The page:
An appellate court in Los Angeles has ruled that a California couple must enroll their children in school. In this case, the parents have had several run-ins with protective services, and the intent of this particular ruling seems to be to ensure that someone outside the family can see whether they’re being abused. But it’s potentially more far-reaching than that:
Unlike at least 30 other states, home schooling is not specifically addressed in California law. Under the state education code, students must be enrolled in a public or private school, or can be taught at home by a credentialed tutor.
There are any number of reasons why parents might want to homeschool their children: maybe they’re afraid of school shootings, or think that they can do a better job than the public schools. But some people are obviously afraid that their children might become educated:
Glenn and Kathleen, a Sacramento-area couple who requested that their last name not be used for fear of prosecution, home school their 9-year-old son Hunter because their Christian beliefs would be contradicted in a public school setting, Glenn said. He is troubled by the idea that his son would be exposed to teachings about evolution, homosexuality, same-sex marriage and sex education .
Oh, noes! God forbid kids should learn how their bodies work! Then they might make responsible sexual choices and not accidentally conceive the next generation of warriors for Christ! And they might learn that there are (gasp!) homosexuals in California. Heavens!
But this is what education is all about: learning things and being exposed to new ideas. What these parents are saying, in effect, is that their beliefs can’t hold their own in a free marketplace of ideas, or else that they don’t trust their children to tell good ideas from bad ones on their own. Either way, is this really something that should be encouraged?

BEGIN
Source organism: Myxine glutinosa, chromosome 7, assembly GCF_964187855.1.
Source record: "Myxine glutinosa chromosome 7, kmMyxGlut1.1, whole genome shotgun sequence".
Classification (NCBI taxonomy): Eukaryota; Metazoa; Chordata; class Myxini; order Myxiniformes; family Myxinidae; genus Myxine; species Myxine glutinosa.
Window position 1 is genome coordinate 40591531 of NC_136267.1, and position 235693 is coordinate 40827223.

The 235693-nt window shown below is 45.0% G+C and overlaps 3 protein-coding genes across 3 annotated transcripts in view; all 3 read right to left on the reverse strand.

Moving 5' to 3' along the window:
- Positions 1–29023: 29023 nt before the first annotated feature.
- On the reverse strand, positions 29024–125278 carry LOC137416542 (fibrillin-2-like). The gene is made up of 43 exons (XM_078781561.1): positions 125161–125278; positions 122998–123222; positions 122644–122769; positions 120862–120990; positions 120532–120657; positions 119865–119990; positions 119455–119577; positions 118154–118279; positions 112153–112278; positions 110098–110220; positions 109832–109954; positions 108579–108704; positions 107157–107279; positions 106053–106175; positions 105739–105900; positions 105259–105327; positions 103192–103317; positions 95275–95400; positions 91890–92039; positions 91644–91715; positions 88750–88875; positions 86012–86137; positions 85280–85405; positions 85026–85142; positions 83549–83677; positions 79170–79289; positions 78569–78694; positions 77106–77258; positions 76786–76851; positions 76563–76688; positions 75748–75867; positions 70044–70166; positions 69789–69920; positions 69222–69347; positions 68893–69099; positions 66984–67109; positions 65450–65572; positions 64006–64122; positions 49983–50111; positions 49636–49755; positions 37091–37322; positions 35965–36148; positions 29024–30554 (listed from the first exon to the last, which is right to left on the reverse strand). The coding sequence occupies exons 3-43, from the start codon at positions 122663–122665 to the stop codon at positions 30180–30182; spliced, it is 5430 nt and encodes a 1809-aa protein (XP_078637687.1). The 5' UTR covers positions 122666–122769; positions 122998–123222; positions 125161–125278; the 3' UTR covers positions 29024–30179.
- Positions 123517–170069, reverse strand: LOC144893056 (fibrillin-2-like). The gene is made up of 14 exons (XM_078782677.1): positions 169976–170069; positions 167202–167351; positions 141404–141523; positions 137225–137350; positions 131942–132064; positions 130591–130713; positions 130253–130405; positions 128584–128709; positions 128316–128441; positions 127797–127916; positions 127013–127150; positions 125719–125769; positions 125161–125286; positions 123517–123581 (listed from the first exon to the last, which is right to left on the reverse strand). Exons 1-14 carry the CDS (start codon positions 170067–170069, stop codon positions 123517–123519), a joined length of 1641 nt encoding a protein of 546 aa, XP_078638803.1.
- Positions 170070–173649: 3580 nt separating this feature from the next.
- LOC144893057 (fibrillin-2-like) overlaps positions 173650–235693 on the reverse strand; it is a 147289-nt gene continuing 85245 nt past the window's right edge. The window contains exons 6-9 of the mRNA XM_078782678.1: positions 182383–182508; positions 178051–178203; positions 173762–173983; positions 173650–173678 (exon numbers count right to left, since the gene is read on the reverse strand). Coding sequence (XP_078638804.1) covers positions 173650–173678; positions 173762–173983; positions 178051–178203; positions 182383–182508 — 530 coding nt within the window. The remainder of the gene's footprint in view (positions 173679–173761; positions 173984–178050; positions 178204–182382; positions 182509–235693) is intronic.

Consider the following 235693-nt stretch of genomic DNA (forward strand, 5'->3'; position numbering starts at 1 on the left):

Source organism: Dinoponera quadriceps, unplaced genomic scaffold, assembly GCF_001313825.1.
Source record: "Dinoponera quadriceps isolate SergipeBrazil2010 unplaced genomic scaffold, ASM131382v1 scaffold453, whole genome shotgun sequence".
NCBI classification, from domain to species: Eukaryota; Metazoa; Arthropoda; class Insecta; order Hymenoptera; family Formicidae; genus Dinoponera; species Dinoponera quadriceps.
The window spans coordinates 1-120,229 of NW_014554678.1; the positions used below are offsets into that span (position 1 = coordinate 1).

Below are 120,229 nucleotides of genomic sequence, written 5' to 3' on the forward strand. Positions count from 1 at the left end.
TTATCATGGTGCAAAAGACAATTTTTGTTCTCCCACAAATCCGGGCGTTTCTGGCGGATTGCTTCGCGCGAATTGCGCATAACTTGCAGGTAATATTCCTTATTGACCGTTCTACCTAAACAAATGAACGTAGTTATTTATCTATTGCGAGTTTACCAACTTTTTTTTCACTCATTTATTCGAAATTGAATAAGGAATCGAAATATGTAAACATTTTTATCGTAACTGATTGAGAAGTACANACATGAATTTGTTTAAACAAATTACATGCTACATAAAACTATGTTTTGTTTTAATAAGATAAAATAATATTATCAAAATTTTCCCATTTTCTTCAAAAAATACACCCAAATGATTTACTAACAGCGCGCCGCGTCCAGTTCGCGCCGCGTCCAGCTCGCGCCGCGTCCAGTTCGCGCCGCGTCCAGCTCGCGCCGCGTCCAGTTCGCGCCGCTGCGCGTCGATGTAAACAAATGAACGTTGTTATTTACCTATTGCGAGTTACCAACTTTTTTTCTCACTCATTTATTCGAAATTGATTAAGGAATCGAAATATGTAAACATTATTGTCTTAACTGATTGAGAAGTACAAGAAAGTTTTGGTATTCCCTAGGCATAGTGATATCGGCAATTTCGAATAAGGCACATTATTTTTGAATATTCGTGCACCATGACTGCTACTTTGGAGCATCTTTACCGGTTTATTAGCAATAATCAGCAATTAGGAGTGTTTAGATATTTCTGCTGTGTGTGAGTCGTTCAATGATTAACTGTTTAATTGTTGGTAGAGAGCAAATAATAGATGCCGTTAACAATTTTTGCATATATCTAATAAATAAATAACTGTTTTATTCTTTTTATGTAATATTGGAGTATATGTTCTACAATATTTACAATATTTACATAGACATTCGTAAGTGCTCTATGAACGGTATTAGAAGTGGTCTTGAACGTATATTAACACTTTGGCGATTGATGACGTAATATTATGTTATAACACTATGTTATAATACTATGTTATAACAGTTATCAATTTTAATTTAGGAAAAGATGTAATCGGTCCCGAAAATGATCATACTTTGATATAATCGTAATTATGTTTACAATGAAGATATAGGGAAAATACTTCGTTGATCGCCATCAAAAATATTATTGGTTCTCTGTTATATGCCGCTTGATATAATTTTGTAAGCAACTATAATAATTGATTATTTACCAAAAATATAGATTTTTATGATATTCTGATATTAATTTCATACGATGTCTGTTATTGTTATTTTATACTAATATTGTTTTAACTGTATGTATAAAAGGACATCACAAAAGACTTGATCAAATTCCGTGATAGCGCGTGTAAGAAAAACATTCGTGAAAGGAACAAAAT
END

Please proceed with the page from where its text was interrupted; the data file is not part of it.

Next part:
If the above summary of California law on education is accurate, then what it boils down to is “If you don’t want to send your kids to public school, that’s fine. You can send them to a private school, or teach them yourself, as long as they’re being taught by someone qualified.” This is the same as saying, “You can take your kids to the state-run hospital to get their shots; or you can take them to a private clinic; or you can even administer the shots yourself, if you’ve demonstrated that you can do it properly.” But apparently that’s not good enough. These people are fighting for the right to have unqualified people teach their kids.
The California constitution, Article XI, says:
A general diffusion of knowledge and intelligence being essential to the preservation of the rights and liberties of the people, the Legislature shall encourage by all suitable means the promotion of intellectual, scientific, moral, and agricultural improvement.
Which I guess pretty much constitutes a right to education. As I said above, there are plenty of valid reasons to homeshool one’s children, but keeping them ignorant isn’t one of them.